you always have a choice“You always have a choice”.

This is a phrase that has been resounding in my ears for YEARS.

I am not saying it is a phrase I have agreed with for years. That part has only gradually started to unfold over the last year or two. But it is definitely a phrase I have been hearing for years from books, articles, friends, and most importantly (and often) from mentors.

The truth is, at least from this tiny corner of the world, that it is relatively easy for me to convince myself that I do NOT have a choice. Especially when the issue at hand is something I do not want to do, am afraid to do, think I cannot do, or think others do not want me to do (or do want me to do as the case may be – I, too, have my rebellious side), I have discovered that it can be much, much less costly in terms of energy output and personal growth work to simply say “I have/had no choice”.

Except for the ill-concealed, niggling little fact that this is not – is never – true.

You – me – each of us and all of us – we always have a choice.

The very definition of “choice” is to choose between two or more possibilities or options. In this definition we do not read anything about unwillingness, unreadiness, or a strong dislike for the potential outcome of what we are choosing to do or not do. What we may call a lack of choice is nearly always a lack of affinity for one or more possible outcomes of the choice we say we cannot make. In other words, “I have no choice” equals “I don’t like what will probably happen if I do/don’t do this thing I say I have no choice about.”

Here is an example. Let’s say you are diagnosed with cancer. Your doctor says you need an expensive treatment. You look into your bank account and – no cash. So you might be tempted to state, “I am going to die – I have no choice because I can’t afford treatment.” But this is not true – it might be accurate to state that your bank account appears to be devoid of the funds required to pay for that particular treatment at that particular moment, but in no way does this predicate that you are going to die, nor does it predict that there is not yet another possibility for affording the care you need.

In the same way, your boss may come to you and say, “I need you to do this project for me”. You take one look at the project and realize there is an issue with it – it could be the time it will take you to complete it, a conflict with your current workload or your job description, an incomplete scope of work, you name it. So you could say, “My boss says I have to do this project so I have no choice.” But again, this is not true. You have lots of choices, including communicating with your boss to find a reasonable solution that works for you both (see my post last week “The Cool Thing About Conflict” for more on this).

One of my mentors, Byron Katie, has a lot to say on this as well. Her training, called simply “The Work”, states that when we arrive at a conclusion of choicelessness, this indicates that we are racing lazily, carelessly, towards the outcome without giving ourselves the most basic common courtesy of examining the situation in adequate detail first. Katie calls this required state of reflection and contemplation “loving what is”. She teaches a simple process of asking our mind four questions to help us turn the situation or issue over in our minds, making sure we see all sides of it before coming to a conclusion. Just about 100 percent of the time, I have realized, this process will yield new information that shifts my perception of choicelessness firmly back into the arena of personal, empowered choice.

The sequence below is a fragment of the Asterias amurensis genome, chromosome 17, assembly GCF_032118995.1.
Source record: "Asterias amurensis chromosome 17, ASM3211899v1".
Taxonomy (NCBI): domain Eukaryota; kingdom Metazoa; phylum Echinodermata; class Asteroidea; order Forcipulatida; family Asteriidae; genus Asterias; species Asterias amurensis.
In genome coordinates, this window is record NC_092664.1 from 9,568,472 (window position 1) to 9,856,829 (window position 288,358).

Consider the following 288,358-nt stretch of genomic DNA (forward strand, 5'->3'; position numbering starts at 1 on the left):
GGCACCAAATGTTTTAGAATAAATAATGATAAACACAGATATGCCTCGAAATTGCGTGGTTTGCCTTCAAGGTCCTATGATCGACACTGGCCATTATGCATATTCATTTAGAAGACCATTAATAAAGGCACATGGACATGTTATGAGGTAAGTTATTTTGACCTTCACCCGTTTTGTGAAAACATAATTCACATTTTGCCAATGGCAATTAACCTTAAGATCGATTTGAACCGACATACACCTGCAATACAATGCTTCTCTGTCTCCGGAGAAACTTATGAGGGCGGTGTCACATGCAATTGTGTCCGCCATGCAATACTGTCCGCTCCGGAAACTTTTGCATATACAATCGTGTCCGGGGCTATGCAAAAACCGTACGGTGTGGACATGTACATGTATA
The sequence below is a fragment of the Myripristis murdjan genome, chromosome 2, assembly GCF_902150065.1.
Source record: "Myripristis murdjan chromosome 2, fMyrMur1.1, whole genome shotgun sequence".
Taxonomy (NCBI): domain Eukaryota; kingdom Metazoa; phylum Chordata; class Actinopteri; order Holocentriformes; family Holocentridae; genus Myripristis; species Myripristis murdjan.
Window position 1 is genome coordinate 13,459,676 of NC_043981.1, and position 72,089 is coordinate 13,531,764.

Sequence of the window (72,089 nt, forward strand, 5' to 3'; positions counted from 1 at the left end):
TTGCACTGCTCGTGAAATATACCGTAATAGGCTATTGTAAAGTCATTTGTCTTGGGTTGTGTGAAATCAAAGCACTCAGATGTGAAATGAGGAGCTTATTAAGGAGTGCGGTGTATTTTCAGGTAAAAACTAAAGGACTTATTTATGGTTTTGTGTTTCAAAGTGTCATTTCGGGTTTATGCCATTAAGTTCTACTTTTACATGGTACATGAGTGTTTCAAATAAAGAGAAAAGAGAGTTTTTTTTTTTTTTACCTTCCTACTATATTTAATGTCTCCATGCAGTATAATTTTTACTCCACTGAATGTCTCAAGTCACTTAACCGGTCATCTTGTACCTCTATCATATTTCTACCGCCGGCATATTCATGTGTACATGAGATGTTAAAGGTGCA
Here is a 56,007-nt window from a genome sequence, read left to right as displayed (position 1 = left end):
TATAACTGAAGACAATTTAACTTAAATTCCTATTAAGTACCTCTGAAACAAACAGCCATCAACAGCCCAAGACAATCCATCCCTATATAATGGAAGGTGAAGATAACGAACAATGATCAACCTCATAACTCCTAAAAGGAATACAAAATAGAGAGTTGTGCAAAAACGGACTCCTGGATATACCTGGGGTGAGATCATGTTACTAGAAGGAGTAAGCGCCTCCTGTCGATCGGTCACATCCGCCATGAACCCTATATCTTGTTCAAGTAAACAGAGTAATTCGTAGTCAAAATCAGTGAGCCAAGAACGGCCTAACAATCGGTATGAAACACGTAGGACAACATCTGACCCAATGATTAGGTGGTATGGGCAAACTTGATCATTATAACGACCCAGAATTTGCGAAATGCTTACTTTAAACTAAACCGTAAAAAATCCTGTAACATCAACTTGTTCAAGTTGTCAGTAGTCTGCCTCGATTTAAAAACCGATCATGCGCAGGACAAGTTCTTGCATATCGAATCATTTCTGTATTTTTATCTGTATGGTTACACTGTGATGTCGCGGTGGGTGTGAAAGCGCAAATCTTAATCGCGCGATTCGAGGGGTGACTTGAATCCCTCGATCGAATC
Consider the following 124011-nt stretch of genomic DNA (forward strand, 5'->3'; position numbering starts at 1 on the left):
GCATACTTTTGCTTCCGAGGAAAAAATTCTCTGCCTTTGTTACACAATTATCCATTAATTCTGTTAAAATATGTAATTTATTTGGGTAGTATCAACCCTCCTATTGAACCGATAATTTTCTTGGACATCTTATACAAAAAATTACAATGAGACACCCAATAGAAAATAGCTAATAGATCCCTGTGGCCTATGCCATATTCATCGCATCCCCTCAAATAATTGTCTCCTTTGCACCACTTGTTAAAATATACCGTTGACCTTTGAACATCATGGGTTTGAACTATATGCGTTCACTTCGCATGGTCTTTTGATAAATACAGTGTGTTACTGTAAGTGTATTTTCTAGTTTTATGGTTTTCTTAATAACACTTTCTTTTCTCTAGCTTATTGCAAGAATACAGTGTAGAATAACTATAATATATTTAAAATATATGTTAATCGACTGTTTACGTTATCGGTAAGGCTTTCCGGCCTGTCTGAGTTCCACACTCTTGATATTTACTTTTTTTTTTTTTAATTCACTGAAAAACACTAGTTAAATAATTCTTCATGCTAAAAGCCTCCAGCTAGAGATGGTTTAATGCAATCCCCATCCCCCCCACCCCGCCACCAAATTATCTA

Plus, “loving what is” just feels good to think and say, so there has got to be good stuff in there somewhere!

It is probably also worth noting that, in my own experiments with shifting choicelessness to choice, I have noticed that training my mind to replace phrases like “I have no choice” with “I always have a choice” has been tremendously helpful in reducing fearfulness. Because fear is a programmed and very natural biological response to being trapped, backed into a corner, or otherwise made to feel like you are out of options (as in, in the natural food chain, what is trapped is normally about to get eaten), telling myself “you have no choice” triggers a deep fear response that I then must work my way back out of before I can even begin to muster the energy and creativity to address the actual issue at hand.

Being able to state with confidence “I have a choice” – even if I am not sure what my choice is yet – is also a real self-esteem booster for me. I am reminding myself of my value, my equality with those around me, my worth, my personal power, and my intention to live an honest and admirable life whenever I speak this phrase to myself. While saying “I have no choice” translates into “you helpless victim/peon/nobody”, stating “I have a choice” translates equally into “you matter, you are empowered, you can find a healthy way to work through this and take care of yourself while doing so.”

This has made a HUGE difference in my ability to enjoy and embody my own life with confidence, and to encourage others to achieve the same in their lives as well.

Today’s Takeaway: What is your relationship to choice? Do you often or sometimes find yourself saying or thinking “I have no choice”? What, if anything, might change in those types of situations if you began replacing that statement with “I have a choice” – even if you are not sure yet what your options are?

At the crossroads photo available from Shutterstock

 


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    Last reviewed: 16 Oct 2013

APA Reference
Cutts, S. (2012). You Always Have a Choice. Psych Central. Retrieved on December 18, 2014, from http://blogs.psychcentral.com/mentoring-recovery/2012/10/you-always-have-a-choice/

 

 

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